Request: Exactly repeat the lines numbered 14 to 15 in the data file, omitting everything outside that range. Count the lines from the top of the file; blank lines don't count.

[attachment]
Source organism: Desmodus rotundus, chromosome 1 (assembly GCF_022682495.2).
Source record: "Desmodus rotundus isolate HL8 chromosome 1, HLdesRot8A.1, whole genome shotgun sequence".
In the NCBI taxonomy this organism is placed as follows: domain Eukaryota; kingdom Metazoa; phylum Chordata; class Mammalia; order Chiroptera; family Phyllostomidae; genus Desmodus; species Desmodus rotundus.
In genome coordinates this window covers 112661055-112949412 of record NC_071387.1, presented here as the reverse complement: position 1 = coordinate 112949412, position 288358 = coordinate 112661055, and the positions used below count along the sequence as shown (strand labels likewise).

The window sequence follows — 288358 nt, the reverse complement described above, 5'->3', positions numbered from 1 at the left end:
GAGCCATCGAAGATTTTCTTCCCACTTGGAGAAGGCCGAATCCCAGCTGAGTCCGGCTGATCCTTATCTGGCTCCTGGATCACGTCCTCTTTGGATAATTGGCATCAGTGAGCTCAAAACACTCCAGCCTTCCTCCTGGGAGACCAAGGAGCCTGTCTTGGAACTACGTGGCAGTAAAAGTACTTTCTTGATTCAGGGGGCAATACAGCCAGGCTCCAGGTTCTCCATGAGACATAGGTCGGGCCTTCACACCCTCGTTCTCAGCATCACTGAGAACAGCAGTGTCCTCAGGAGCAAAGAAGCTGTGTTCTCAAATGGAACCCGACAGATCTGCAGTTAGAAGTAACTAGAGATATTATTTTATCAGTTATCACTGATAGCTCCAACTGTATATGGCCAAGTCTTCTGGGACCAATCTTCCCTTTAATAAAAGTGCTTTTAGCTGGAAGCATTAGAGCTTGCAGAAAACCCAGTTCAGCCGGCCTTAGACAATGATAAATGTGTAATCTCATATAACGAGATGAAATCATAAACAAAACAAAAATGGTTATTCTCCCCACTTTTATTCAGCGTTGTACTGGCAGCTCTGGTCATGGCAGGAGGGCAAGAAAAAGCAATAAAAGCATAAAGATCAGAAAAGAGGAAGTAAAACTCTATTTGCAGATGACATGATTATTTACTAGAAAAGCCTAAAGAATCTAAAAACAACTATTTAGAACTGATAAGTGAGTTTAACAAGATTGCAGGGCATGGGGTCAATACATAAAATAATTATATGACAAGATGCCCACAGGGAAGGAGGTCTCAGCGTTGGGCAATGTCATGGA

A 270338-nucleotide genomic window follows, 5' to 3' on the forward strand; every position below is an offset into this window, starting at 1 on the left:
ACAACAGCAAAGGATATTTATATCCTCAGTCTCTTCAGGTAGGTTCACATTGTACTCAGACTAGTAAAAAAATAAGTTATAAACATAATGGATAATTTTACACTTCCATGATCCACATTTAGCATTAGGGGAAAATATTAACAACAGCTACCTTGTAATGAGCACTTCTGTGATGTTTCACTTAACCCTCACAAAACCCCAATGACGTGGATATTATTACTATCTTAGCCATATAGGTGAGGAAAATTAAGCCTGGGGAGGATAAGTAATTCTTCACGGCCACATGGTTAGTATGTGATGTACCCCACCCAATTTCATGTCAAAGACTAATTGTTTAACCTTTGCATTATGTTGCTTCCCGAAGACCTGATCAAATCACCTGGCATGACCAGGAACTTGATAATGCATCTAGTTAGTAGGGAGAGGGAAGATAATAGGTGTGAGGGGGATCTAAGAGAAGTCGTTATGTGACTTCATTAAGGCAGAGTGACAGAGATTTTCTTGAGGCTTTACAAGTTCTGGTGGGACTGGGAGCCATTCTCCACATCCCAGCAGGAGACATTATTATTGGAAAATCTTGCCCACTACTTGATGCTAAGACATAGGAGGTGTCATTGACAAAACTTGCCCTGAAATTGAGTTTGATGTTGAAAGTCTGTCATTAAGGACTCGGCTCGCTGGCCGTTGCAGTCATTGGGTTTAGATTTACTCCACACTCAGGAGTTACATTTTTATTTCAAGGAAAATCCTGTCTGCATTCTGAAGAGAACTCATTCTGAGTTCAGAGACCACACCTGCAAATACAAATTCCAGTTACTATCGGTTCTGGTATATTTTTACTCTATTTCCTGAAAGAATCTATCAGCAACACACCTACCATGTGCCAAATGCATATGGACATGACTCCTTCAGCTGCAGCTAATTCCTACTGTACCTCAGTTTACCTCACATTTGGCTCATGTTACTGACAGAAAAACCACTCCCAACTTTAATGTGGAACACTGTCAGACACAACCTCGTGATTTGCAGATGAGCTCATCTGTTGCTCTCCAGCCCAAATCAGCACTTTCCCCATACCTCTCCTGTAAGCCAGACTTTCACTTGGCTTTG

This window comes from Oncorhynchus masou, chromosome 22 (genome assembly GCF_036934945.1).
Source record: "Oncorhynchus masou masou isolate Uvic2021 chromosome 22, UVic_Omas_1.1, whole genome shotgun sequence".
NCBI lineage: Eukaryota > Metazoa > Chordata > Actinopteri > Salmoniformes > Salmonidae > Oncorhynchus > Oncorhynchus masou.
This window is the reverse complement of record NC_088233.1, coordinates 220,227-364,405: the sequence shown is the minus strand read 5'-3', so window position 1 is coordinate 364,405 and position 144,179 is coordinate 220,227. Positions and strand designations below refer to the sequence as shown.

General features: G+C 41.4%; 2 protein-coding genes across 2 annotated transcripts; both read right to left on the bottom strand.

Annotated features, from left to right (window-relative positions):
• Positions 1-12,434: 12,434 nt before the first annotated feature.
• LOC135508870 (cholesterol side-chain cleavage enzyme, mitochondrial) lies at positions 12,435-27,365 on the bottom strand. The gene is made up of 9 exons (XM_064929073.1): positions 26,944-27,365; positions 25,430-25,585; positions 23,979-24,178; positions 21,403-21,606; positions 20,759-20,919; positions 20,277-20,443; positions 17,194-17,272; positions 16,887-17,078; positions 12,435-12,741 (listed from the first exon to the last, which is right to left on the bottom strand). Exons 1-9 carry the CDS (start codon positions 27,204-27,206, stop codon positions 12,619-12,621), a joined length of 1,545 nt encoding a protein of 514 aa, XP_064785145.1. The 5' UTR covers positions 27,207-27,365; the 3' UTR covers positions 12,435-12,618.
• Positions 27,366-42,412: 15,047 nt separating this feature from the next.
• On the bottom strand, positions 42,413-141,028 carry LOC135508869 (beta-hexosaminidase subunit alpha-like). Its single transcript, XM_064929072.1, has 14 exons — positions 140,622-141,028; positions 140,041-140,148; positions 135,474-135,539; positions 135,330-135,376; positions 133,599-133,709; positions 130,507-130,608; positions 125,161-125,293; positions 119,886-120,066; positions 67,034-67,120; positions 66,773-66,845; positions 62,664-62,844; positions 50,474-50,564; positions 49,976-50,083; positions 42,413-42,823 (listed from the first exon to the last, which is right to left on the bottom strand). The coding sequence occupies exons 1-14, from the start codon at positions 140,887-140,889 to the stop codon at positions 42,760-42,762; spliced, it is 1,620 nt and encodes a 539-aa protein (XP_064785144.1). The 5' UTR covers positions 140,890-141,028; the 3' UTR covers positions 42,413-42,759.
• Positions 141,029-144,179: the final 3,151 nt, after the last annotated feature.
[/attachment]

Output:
Annotated features, from left to right (window-relative positions):
• Positions 1-12,434: 12,434 nt before the first annotated feature.